The word "plankton" means drifter, and refers to plants or animals that aren't strong enough to swim against a current. These plants and animals are among the most numerous life forms on the planet. Because of their importance to all other life forms, plankton are an important part of the curriculum we provide to thousands of students who come to Rookery Bay Environmental Learning Center.
Phytoplankton, or plant plankton, is one of the major bases of the food web in the estuary. It is also responsible for producing more than 80% of Earth's oxygen!
Phytoplankton is typically too small to catch in our plankton nets although we occasionally encounter beautiful varieties of algae or diatoms. Our nets are specifically designed to catch zooplankton, or drifting animals.
Zooplankton consist of a wide variety of animals. Some remain in their planktonic state for their entire lives, like copepods or sea jellies (jellyfish), while others grow and change form to things we are much more familiar with like barnacles, crabs and many species of fish.
View the video below to see live plankton through a microscope!
Volvox is a freshwater phytoplankton (microalgae that contains chlorophyll) that takes advantage of the seasonal lower salinity in Henderson Creek – they perish in higher salinities. These colonial organisms are amazing in so many ways. They are remarkably light sensitive and will move in the direction of a light source (i.e. the sun).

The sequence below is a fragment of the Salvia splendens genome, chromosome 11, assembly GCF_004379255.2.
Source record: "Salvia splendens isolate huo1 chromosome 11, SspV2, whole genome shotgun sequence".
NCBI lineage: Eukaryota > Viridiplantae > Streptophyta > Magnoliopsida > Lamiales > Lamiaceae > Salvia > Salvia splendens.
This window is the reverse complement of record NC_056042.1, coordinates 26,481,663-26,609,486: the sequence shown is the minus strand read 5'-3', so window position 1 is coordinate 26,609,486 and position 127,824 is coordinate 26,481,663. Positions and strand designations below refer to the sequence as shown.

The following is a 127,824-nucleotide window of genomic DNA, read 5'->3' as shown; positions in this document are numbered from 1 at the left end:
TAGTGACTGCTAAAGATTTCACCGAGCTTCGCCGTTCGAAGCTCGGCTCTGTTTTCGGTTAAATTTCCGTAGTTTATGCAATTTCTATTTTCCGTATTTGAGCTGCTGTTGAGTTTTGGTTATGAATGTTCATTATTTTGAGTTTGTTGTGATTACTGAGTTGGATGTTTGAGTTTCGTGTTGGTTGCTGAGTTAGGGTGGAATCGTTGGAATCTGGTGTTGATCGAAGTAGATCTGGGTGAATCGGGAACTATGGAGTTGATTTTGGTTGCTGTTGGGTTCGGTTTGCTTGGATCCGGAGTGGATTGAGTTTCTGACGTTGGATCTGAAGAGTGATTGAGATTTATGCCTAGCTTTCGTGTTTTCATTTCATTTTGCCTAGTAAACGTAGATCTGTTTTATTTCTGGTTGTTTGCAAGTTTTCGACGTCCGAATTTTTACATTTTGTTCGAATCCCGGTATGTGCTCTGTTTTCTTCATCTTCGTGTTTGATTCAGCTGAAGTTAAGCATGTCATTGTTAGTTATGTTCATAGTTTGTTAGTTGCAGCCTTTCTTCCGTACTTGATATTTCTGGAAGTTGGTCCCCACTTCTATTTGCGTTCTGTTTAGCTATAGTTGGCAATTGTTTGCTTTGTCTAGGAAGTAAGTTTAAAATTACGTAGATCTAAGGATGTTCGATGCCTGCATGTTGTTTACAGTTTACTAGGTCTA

When the light source is diffuse the volvox move in many directions and at varying speeds.
The volvox in the video with the black background seem beautifully synchronized as they all move towards a single light source. “Positive phototaxis” is the name for an organisms movement towards the light. Moving towards light is vitally important for algae so they can photosynthesize and produce that wonderful byproduct that we all depend on – oxygen! Volvox have cilia all over their bodies that help propel them through the water. They can be made up of tens of thousands of cells. They have cells with cilia all around the outside of their “globe.” They can reproduce sexually or asexually and appear to do more of the latter when conditions are ideal.
“Daughter cells,” or asexually produced offspring, are clearly visible as miniature versions of mature cells in these photos. The daughter cells will then emerge, grow, and disperse their own daughter cells and therefore the population can explode fairly quickly when conditions are optimal.
Rotifers get their name from the moving cilia (hair-like structures) located around their “corona” that make it look like a spinning electric razor head. This particular variety of rotifer is one that can form colonies in the shape of a ball whereas the majority of rotifers are individual animals. Each pulsing “suction cup” is the corona of one individual rotifer and the cilia set up the powerful (on a microscopic scale) currents that pull food and other objects towards their bodies.